There is not enough evidence to prove that wearing a surgical mask protects every person from COVID-19. The WHO currently recommended that only HCWs and people who are ill and those who are caring for the ill need to wear a mask to protect themselves from COVID-19. However, in low-income countries like Pakistan, where the incidence of infectious disease is high and the hospital environmental conditions are often poor, our HCWs rely almost entirely on a face mask to limit the spread of COVID-19 [17].

The WHO established a color-coded bin system for proper disposal of biomedical waste in hospitals [18]. However, when it was asked from our participants, 44.9% disposed it in the yellow-coded bag for disposal of face mask; this shows poor knowledge of HCWs regarding the safe disposal of biomedical waste.

Some of the limitations of this study include the cross-sectional nature of study design limited to a single governmental hospital. Further longitudinal studies should be carried out on a larger sample size, and both private and government hospitals should be included before the results could be generalized. Moreover, different types of masks can be compared.

Conclusions

Knowledge, attitude, and practice of HCWs regarding the use of surgical face masks were found to be inadequate. Studied HCWs had a positive attitude but moderate-to-poor level of knowledge and practice regarding the use of surgical face mask. HCWs and general public awareness campaigns regarding the proper use of face mask by utilizing all social media available resources would be helpful during this pandemic.


References

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Original article
peer-reviewed

Knowledge, Attitude, and Practices of Healthcare Workers Regarding the Use of Face Mask to Limit the Spread of the New Coronavirus Disease (COVID-19)


Author Information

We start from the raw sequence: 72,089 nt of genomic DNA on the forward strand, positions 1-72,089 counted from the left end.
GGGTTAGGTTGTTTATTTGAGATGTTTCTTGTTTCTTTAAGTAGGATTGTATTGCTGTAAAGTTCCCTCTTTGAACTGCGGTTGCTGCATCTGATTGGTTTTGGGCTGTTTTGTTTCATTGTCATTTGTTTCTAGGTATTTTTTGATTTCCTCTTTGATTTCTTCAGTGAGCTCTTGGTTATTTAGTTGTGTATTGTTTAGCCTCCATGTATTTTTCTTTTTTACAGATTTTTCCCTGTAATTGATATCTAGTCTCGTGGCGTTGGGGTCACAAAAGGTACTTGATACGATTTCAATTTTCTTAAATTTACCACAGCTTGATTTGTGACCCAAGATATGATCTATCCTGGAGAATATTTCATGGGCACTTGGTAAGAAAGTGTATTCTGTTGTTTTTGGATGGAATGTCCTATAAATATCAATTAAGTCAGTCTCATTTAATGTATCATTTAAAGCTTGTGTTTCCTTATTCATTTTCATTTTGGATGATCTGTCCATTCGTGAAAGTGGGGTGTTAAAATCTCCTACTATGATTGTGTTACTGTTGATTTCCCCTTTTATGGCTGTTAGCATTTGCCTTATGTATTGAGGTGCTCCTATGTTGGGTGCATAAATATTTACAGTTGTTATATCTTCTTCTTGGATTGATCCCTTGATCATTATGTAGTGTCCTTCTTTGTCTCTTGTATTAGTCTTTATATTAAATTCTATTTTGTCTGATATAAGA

Jagdesh Kumar Corresponding Author

Orthopaedic Surgery, Dow University of Health Sciences, Karachi, PAK

Muhammad Soughat Katto

Orthopaedic Surgery, Dow University of Health Sciences, Karachi, PAK

Adeel A. Siddiqui

Orthopaedic Surgery, Dow University of Health Sciences, Karachi, PAK

Badaruddin Sahito

Orthopaedic Surgery, Dow University of Health Sciences, Karachi, PAK

Muhammad Jamil

Orthopaedic Surgery, Dow University of Health Sciences, Karachi, PAK

Nusrat Rasheed

Orthopaedic Surgery, Dow University of Health Sciences, Karachi, PAK

Maratib Ali

Orthopaedic Surgery, Dow University of Health Sciences, Karachi, PAK


Ethics Statement and Conflict of Interest Disclosures

Human subjects: Consent was obtained by all participants in this study. Dow University of Health Sciences and Dr. Ruth K. M. Pfau Civil Hospital issued approval Ortho/DUHS/020/2020. Animal subjects: All authors have confirmed that this study did not involve animal subjects or tissue. Conflicts of interest: In compliance with the ICMJE uniform disclosure form, all authors declare the following: Payment/services info: All authors have declared that no financial support was received from any organization for the submitted work. Financial relationships: All authors have declared that they have no financial relationships at present or within the previous three years with any organizations that might have an interest in the submitted work. Other relationships: All authors have declared that there are no other relationships or activities that could appear to have influenced the submitted work.



Original article
peer-reviewed

Knowledge, Attitude, and Practices of Healthcare Workers Regarding the Use of Face Mask to Limit the Spread of the New Coronavirus Disease (COVID-19)